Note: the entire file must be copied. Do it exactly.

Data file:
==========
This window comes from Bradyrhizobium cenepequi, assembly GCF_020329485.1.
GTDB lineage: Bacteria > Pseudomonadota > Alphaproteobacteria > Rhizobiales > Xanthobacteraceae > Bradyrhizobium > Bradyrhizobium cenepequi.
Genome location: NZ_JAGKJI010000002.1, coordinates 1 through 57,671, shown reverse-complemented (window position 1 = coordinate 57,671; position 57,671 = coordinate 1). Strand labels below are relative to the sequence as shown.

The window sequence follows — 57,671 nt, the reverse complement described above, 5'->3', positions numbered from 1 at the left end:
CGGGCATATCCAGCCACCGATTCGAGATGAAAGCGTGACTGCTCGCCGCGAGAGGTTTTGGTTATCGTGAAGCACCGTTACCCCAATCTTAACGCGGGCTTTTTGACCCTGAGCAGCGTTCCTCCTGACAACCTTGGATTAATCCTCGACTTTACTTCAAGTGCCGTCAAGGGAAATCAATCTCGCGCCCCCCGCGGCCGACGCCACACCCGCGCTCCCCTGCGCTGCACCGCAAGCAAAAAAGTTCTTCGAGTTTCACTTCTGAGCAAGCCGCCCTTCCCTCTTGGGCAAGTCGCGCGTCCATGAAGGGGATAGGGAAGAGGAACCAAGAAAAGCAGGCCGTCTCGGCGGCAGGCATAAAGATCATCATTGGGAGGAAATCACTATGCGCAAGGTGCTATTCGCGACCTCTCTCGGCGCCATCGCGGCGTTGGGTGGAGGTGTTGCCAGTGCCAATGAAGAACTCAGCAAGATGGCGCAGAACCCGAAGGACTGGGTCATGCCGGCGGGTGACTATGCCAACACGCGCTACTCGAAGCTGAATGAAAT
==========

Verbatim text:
This window comes from Bradyrhizobium cenepequi, assembly GCF_020329485.1.
GTDB lineage: Bacteria > Pseudomonadota > Alphaproteobacteria > Rhizobiales > Xanthobacteraceae > Bradyrhizobium > Bradyrhizobium cenepequi.
Genome location: NZ_JAGKJI010000002.1, coordinates 1 through 57,671, shown reverse-complemented (window position 1 = coordinate 57,671; position 57,671 = coordinate 1). Strand labels below are relative to the sequence as shown.

The window sequence follows — 57,671 nt, the reverse complement described above, 5'->3', positions numbered from 1 at the left end:
CGGGCATATCCAGCCACCGATTCGAGATGAAAGCGTGACTGCTCGCCGCGAGAGGTTTTGGTTATCGTGAAGCACCGTTACCCCAATCTTAACGCGGGCTTTTTGACCCTGAGCAGCGTTCCTCCTGACAACCTTGGATTAATCCTCGACTTTACTTCAAGTGCCGTCAAGGGAAATCAATCTCGCGCCCCCCGCGGCCGACGCCACACCCGCGCTCCCCTGCGCTGCACCGCAAGCAAAAAAGTTCTTCGAGTTTCACTTCTGAGCAAGCCGCCCTTCCCTCTTGGGCAAGTCGCGCGTCCATGAAGGGGATAGGGAAGAGGAACCAAGAAAAGCAGGCCGTCTCGGCGGCAGGCATAAAGATCATCATTGGGAGGAAATCACTATGCGCAAGGTGCTATTCGCGACCTCTCTCGGCGCCATCGCGGCGTTGGGTGGAGGTGTTGCCAGTGCCAATGAAGAACTCAGCAAGATGGCGCAGAACCCGAAGGACTGGGTCATGCCGGCGGGTGACTATGCCAACACGCGCTACTCGAAGCTGAATGAAAT